What makes Meboot compelling for Indian data on interest rates? Prior to interest rate deregulation in 1992, studies to analyze the determinants of interest rates were rare in India. Analytical and econometric limitations to dealing with the nonvarying administered rates for a meaningful time-series analysis have been the oft-cited reason. Using high-frequency data, the existing attempts have focused on the recent financially deregulated interest rate regime to establish possible links between interest rates and macroeconomic variables (Chakraborty 2002 and 2012, Dua and Pandit 2002, and Goyal 2004). The results from the Meboot analysis revealed that, contrary to popular belief, the fiscal deficit is not significant for interest rate determination in India. This is in alignment with the existing empirical findings, where it was established that the interest rate is affected by changes in the reserve currency, expected inflation, and volatility in capital flows, but not by the fiscal deficit. This result has significant policy implications for interest rate determination in India, especially since the central bank has cited the high fiscal deficit as one of the prime constraints for flexibility in fixing the rates.Download:Associated Program:Author(s):Hrishikesh Vinod Lekha S. Chakraborty Honey Karun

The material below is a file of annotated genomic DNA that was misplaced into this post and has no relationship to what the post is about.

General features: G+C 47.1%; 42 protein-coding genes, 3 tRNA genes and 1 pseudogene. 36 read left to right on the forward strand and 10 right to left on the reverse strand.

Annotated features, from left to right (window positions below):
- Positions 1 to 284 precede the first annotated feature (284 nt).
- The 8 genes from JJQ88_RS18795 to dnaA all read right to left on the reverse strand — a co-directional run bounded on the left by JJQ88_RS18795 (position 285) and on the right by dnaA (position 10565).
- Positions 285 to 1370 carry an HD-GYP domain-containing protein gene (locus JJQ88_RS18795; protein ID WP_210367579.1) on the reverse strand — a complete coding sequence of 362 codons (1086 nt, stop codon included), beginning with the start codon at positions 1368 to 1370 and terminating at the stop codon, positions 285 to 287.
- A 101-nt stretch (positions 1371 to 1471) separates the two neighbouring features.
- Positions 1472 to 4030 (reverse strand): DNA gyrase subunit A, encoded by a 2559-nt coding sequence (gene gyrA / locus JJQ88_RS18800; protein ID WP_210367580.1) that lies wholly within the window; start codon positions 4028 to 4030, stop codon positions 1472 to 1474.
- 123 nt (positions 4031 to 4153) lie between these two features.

Interest Rate Determination in India
Working Paper No. 744 | December 2012
Empirical Evidence on Fiscal Deficit – Interest Rate Linkages and Financial Crowding Out
Controlling for capital flows using the high-frequency macro data of a financially deregulated regime, this paper examines whether there is any evidence of the fiscal deficit determining the interest rate in the context of India. The period of analysis is FY 2006–07 (April) to FY 2011 (April). Contrary to the debates in policy circles, the paper finds that an increase in the fiscal deficit does not cause a rise in interest rates. Using the asymmetric vector autoregressive model, the paper establishes that the interest rate is affected by changes in the reserve currency, expected inflation, and volatility in capital flows, but not by the fiscal deficit. This result has significant policy implications for interest rate determination in India, especially since the central bank has cited the high fiscal deficit as the prime reason for leaving the rates unchanged in all of its recent policy announcements. The paper analyzes both long- and short-term interest rates to determine the occurrence of financial crowding out, and finds that the fiscal deficit does not appear to be causing either shorts and longs. However, a reverse causality is detected, from interest rates to deficits.Download:Associated Program:Author(s):